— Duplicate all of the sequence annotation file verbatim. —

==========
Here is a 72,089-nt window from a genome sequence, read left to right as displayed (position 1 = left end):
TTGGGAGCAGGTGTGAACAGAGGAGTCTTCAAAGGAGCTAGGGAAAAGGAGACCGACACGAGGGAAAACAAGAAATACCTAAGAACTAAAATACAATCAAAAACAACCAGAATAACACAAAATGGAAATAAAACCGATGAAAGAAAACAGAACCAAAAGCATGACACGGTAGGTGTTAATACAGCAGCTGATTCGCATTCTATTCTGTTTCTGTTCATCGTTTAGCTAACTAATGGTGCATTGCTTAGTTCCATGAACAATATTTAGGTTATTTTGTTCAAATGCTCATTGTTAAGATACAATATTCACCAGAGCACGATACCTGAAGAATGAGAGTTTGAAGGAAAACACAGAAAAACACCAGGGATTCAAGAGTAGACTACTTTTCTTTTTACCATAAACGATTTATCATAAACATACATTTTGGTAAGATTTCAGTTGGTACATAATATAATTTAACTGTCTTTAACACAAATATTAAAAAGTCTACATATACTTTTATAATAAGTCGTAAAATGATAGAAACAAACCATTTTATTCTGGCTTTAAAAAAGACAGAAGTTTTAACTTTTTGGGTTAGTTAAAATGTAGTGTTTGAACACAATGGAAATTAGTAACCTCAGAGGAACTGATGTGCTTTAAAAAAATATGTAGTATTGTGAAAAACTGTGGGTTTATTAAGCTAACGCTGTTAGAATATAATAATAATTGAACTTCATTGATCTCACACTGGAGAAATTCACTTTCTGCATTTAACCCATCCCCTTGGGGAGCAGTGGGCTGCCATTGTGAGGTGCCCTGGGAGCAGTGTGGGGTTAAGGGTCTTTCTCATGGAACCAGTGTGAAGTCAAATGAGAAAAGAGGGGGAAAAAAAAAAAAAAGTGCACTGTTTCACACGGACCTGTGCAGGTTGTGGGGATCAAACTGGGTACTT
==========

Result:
Here is a 72,089-nt window from a genome sequence, read left to right as displayed (position 1 = left end):
TTGGGAGCAGGTGTGAACAGAGGAGTCTTCAAAGGAGCTAGGGAAAAGGAGACCGACACGAGGGAAAACAAGAAATACCTAAGAACTAAAATACAATCAAAAACAACCAGAATAACACAAAATGGAAATAAAACCGATGAAAGAAAACAGAACCAAAAGCATGACACGGTAGGTGTTAATACAGCAGCTGATTCGCATTCTATTCTGTTTCTGTTCATCGTTTAGCTAACTAATGGTGCATTGCTTAGTTCCATGAACAATATTTAGGTTATTTTGTTCAAATGCTCATTGTTAAGATACAATATTCACCAGAGCACGATACCTGAAGAATGAGAGTTTGAAGGAAAACACAGAAAAACACCAGGGATTCAAGAGTAGACTACTTTTCTTTTTACCATAAACGATTTATCATAAACATACATTTTGGTAAGATTTCAGTTGGTACATAATATAATTTAACTGTCTTTAACACAAATATTAAAAAGTCTACATATACTTTTATAATAAGTCGTAAAATGATAGAAACAAACCATTTTATTCTGGCTTTAAAAAAGACAGAAGTTTTAACTTTTTGGGTTAGTTAAAATGTAGTGTTTGAACACAATGGAAATTAGTAACCTCAGAGGAACTGATGTGCTTTAAAAAAATATGTAGTATTGTGAAAAACTGTGGGTTTATTAAGCTAACGCTGTTAGAATATAATAATAATTGAACTTCATTGATCTCACACTGGAGAAATTCACTTTCTGCATTTAACCCATCCCCTTGGGGAGCAGTGGGCTGCCATTGTGAGGTGCCCTGGGAGCAGTGTGGGGTTAAGGGTCTTTCTCATGGAACCAGTGTGAAGTCAAATGAGAAAAGAGGGGGAAAAAAAAAAAAAAGTGCACTGTTTCACACGGACCTGTGCAGGTTGTGGGGATCAAACTGGGTACTT